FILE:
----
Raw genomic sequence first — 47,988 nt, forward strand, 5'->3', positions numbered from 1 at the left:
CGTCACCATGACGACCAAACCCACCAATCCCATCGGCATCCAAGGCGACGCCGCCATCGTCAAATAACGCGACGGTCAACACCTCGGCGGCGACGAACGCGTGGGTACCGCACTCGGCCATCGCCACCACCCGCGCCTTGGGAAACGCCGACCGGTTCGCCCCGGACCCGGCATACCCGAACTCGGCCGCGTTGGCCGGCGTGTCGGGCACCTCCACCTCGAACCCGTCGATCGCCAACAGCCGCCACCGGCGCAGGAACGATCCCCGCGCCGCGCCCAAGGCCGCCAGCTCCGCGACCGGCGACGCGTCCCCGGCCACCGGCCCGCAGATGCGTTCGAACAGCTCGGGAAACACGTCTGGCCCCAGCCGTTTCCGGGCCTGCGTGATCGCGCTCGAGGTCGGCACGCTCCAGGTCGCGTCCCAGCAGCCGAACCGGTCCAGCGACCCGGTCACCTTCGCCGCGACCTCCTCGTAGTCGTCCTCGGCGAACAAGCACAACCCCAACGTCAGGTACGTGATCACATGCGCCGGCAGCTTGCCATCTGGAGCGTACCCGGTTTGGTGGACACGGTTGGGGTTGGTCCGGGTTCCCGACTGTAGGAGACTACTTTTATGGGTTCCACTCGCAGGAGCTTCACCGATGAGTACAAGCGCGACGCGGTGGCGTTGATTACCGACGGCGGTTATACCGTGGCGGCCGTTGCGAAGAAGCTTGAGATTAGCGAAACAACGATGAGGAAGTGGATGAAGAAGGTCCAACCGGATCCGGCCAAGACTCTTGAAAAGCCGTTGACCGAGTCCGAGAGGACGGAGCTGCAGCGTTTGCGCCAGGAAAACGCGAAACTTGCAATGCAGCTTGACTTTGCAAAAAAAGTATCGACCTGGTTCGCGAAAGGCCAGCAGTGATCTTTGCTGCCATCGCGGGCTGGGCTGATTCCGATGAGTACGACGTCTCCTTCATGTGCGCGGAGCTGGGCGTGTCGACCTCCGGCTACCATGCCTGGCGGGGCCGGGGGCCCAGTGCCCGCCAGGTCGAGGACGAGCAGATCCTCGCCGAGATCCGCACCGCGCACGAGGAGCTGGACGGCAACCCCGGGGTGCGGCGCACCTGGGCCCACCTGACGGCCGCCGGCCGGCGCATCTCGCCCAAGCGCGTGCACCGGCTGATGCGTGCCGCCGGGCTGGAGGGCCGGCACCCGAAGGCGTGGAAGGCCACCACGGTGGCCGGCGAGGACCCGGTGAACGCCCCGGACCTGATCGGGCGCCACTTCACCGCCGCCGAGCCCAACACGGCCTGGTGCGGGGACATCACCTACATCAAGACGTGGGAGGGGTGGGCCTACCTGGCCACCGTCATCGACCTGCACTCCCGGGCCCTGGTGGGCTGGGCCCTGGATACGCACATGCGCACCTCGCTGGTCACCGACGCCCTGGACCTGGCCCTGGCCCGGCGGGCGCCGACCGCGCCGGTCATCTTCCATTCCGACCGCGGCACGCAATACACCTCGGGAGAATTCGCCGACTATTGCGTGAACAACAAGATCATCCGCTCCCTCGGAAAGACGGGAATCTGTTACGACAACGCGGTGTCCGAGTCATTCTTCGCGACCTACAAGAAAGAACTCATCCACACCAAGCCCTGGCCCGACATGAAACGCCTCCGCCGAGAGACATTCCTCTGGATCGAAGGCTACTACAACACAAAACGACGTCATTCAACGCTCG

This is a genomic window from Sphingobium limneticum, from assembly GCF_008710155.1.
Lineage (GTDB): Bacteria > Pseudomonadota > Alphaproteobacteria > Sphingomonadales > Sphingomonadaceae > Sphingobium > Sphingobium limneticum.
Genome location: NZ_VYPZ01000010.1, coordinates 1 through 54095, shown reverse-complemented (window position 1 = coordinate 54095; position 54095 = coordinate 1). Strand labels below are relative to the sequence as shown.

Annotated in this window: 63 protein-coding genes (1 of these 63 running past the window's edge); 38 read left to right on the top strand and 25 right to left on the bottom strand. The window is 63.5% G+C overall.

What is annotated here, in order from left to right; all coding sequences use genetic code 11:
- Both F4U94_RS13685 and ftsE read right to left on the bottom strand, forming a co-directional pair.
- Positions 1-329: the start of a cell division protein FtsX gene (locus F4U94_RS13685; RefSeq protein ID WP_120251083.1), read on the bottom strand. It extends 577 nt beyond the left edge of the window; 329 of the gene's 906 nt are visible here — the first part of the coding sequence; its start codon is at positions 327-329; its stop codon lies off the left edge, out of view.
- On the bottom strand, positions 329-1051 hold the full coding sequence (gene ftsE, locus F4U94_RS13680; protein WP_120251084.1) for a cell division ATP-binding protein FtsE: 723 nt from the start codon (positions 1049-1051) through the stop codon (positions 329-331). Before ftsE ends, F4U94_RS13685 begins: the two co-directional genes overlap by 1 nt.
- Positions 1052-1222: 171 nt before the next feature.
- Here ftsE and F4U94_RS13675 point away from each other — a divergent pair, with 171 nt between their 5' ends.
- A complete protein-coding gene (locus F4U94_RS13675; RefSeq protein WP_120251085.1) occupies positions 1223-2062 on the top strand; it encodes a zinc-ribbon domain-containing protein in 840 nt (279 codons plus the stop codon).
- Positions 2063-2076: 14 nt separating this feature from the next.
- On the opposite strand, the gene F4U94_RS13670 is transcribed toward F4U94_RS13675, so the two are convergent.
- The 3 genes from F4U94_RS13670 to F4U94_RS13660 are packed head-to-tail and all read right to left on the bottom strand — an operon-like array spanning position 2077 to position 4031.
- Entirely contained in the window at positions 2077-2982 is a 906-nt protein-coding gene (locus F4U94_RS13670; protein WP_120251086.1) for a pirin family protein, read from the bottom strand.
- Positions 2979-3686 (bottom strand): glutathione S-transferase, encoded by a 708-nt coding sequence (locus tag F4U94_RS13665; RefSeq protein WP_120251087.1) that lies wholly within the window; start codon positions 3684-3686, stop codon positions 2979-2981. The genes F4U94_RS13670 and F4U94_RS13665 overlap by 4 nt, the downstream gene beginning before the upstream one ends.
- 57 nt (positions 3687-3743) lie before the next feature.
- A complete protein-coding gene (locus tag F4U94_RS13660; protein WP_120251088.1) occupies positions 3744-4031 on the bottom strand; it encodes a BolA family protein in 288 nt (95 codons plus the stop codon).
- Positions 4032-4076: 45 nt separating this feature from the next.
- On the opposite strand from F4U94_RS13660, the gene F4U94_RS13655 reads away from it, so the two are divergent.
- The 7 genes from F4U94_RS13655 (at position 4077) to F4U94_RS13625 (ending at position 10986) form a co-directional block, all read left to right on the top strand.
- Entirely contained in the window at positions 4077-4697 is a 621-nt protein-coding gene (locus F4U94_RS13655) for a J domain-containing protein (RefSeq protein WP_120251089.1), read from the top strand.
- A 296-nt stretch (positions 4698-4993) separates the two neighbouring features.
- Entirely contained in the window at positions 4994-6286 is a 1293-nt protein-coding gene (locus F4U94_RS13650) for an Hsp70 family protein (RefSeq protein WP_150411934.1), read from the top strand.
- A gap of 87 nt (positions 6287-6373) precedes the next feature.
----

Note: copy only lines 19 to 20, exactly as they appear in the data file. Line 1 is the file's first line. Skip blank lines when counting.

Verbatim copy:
- 57 nt (positions 3687-3743) lie before the next feature.
- A complete protein-coding gene (locus tag F4U94_RS13660; protein WP_120251088.1) occupies positions 3744-4031 on the bottom strand; it encodes a BolA family protein in 288 nt (95 codons plus the stop codon).